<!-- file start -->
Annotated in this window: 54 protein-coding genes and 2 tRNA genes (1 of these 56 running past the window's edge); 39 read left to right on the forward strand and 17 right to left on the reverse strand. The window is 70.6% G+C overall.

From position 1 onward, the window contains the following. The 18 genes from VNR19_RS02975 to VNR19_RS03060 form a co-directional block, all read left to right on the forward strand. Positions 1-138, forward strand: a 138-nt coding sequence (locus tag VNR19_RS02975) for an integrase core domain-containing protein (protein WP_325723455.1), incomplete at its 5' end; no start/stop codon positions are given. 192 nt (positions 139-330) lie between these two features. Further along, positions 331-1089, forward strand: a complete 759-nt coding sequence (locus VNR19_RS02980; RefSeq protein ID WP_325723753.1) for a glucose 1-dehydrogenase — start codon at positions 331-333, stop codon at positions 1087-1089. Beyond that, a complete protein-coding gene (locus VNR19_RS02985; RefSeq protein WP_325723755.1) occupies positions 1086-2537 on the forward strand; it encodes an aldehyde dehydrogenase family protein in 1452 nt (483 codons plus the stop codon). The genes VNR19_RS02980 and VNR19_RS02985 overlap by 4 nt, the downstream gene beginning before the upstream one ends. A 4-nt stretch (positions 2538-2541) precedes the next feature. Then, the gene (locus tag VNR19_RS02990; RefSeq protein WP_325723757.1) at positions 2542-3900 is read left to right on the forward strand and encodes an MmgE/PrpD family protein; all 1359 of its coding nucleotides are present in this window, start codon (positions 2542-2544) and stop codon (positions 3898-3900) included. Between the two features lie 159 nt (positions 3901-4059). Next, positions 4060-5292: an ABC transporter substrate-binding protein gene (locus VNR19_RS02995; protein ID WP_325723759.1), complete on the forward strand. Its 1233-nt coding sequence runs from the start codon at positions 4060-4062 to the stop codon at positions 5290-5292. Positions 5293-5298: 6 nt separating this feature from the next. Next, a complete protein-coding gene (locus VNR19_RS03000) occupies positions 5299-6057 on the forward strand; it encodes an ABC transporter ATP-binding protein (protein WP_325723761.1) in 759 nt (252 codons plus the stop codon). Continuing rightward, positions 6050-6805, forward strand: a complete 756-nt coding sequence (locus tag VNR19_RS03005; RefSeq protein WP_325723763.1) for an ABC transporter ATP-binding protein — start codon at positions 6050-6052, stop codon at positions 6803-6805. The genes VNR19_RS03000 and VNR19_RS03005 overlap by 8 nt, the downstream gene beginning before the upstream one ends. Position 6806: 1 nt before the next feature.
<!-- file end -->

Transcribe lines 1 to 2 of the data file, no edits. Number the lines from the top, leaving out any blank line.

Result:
Annotated in this window: 54 protein-coding genes and 2 tRNA genes (1 of these 56 running past the window's edge); 39 read left to right on the forward strand and 17 right to left on the reverse strand. The window is 70.6% G+C overall.

From position 1 onward, the window contains the following. The 18 genes from VNR19_RS02975 to VNR19_RS03060 form a co-directional block, all read left to right on the forward strand. Positions 1-138, forward strand: a 138-nt coding sequence (locus tag VNR19_RS02975) for an integrase core domain-containing protein (protein WP_325723455.1), incomplete at its 5' end; no start/stop codon positions are given. 192 nt (positions 139-330) lie between these two features. Further along, positions 331-1089, forward strand: a complete 759-nt coding sequence (locus VNR19_RS02980; RefSeq protein ID WP_325723753.1) for a glucose 1-dehydrogenase — start codon at positions 331-333, stop codon at positions 1087-1089. Beyond that, a complete protein-coding gene (locus VNR19_RS02985; RefSeq protein WP_325723755.1) occupies positions 1086-2537 on the forward strand; it encodes an aldehyde dehydrogenase family protein in 1452 nt (483 codons plus the stop codon). The genes VNR19_RS02980 and VNR19_RS02985 overlap by 4 nt, the downstream gene beginning before the upstream one ends. A 4-nt stretch (positions 2538-2541) precedes the next feature. Then, the gene (locus tag VNR19_RS02990; RefSeq protein WP_325723757.1) at positions 2542-3900 is read left to right on the forward strand and encodes an MmgE/PrpD family protein; all 1359 of its coding nucleotides are present in this window, start codon (positions 2542-2544) and stop codon (positions 3898-3900) included. Between the two features lie 159 nt (positions 3901-4059). Next, positions 4060-5292: an ABC transporter substrate-binding protein gene (locus VNR19_RS02995; protein ID WP_325723759.1), complete on the forward strand. Its 1233-nt coding sequence runs from the start codon at positions 4060-4062 to the stop codon at positions 5290-5292. Positions 5293-5298: 6 nt separating this feature from the next. Next, a complete protein-coding gene (locus VNR19_RS03000) occupies positions 5299-6057 on the forward strand; it encodes an ABC transporter ATP-binding protein (protein WP_325723761.1) in 759 nt (252 codons plus the stop codon). Continuing rightward, positions 6050-6805, forward strand: a complete 756-nt coding sequence (locus tag VNR19_RS03005; RefSeq protein WP_325723763.1) for an ABC transporter ATP-binding protein — start codon at positions 6050-6052, stop codon at positions 6803-6805. The genes VNR19_RS03000 and VNR19_RS03005 overlap by 8 nt, the downstream gene beginning before the upstream one ends. Position 6806: 1 nt before the next feature.